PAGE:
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Report Predicts Drastic Rise in New York City's Sea Levels

Lower Manhattan

Climate change, Lower Manhattan flooding, Climate Mobilization Act, co-op and condo boards.
Feb. 16, 2024

The need for the Climate Mobilization Act — and other measures to combat climate change — became clear on the sunny morning of Jan. 13, 2024. As the high tide rolled in to Lower Manhattan around 9 a.m., the water kept rising until seawalls were breached and sidewalks were submerged. Ferries to the Statue of Liberty were halted because the boarding area was underwater. Parts of Hudson River Park were also shut down.

This so-called "sunny-day flooding" or "high-tide flooding" is triggered by the gravitational pull of new and full moons that results in exceptionally high tides, and it's exacerbated by rising sea levels. Those levels are expected to rise drastically in the near future — with drastic implications for Lower Manhattan and other low-lying areas of New York City.

A new report from the New York State Climate Impacts Assessment, a science-based investigation into how global warming is affecting New York, predicts that in the next decade, water levels at the southern tip of Manhattan could rise nearly as much as they did in the previous century, increasing by as much as 11 inches by the mid-2030s, The Broadsheet reports.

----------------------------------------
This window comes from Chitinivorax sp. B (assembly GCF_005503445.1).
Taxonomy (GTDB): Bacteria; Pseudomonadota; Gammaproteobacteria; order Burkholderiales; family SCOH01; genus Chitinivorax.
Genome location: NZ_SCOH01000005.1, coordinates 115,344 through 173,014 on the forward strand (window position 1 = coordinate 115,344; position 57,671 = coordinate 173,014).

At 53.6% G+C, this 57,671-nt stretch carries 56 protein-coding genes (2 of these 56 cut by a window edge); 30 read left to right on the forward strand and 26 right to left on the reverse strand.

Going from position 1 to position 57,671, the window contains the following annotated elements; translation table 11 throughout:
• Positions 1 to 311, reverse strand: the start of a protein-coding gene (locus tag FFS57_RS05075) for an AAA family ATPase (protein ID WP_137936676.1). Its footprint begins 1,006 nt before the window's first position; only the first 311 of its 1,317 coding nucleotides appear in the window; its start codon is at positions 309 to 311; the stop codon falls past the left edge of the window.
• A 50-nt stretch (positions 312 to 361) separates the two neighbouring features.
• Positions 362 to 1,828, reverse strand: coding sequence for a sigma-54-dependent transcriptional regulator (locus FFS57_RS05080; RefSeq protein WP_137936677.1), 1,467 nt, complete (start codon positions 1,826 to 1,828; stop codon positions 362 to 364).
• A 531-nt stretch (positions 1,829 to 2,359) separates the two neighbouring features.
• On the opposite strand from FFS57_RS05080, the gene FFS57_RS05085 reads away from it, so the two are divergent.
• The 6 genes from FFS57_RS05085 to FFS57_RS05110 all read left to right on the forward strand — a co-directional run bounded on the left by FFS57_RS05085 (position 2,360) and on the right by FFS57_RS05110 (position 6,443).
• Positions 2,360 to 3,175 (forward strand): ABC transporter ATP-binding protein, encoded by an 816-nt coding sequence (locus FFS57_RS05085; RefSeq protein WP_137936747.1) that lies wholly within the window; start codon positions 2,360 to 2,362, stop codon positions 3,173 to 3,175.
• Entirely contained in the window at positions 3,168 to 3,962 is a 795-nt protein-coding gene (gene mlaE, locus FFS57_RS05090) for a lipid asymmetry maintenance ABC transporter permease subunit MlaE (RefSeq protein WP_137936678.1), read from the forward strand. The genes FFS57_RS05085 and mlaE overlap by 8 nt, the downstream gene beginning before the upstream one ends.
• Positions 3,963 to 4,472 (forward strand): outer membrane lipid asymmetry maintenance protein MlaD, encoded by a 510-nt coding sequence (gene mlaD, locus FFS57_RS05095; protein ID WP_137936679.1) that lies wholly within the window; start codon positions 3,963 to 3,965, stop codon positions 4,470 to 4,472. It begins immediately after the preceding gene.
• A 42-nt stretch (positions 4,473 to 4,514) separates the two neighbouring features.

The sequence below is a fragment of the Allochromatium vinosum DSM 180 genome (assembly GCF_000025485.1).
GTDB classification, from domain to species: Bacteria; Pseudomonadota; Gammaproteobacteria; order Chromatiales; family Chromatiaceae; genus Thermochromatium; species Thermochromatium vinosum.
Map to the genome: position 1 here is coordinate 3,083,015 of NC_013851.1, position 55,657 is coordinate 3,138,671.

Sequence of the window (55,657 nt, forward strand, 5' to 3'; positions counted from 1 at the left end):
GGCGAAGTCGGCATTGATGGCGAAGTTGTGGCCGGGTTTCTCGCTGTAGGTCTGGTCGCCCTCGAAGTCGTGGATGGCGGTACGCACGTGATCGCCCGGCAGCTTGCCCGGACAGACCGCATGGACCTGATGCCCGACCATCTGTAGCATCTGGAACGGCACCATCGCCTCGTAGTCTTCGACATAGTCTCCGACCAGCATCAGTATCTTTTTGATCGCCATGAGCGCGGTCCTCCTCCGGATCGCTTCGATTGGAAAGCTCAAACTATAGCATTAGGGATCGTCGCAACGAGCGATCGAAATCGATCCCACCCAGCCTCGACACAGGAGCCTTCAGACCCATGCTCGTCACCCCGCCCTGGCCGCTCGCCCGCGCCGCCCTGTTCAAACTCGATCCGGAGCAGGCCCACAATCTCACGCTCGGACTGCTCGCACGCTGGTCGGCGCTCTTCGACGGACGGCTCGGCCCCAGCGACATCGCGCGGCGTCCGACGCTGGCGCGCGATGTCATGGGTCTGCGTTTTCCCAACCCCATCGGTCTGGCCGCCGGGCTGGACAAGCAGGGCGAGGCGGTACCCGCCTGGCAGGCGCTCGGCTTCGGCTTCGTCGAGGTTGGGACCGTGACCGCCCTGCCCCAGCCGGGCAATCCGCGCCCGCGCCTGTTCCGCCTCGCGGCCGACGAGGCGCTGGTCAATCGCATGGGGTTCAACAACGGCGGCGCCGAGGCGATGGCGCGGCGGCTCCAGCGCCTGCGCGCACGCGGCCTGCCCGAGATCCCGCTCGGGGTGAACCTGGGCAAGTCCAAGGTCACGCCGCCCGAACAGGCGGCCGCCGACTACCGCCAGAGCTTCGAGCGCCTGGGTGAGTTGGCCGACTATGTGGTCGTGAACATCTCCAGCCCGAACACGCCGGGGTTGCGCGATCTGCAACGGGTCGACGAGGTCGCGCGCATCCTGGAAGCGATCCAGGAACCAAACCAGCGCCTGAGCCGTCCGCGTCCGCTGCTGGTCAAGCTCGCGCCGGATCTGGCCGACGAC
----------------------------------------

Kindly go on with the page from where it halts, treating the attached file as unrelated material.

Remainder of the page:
The report, called "Understanding and Preparing for Our Changing Climate," predicts that by mid-century, sea levels surrounding Lower Manhattan could rise by as much as 19 inches, by as much as 50 inches by the end of this century, and by as much as seven feet by the middle of the next century. The projections factor in multiple drivers of climate change, such as glacial melt and the ensuing rise in sea levels.

The city's Climate Mobilization Act seeks to address these drivers of climate change by forcing building owners, including co-op and condo boards, to reduce their buildings' carbon emissions, which now account for about two-thirds of the city's greenhouse gas emissions.

“While New York City currently experiences approximately 10 high-tide floods per year as measured at the Battery, that number could rise to 60–85 days by the 2040s,” the report notes. “This projection means chronic flooding could affect low-lying coastal neighborhoods once a week or more.” 

The $169-million Battery Coastal Resilience project, which completed its design process last year and is expected to break ground shortly, aims to address these concerns. But if the worst-case predictions contained in the Climate Impacts Assessment prove accurate, the five feet of additional elevation envisioned by the Battery Coastal Resilience designs may offer only a limited reprieve. The seven feet-plus of additional water predicted by this report for the mid-22nd century would overtop these barriers by more than two feet several times each week.

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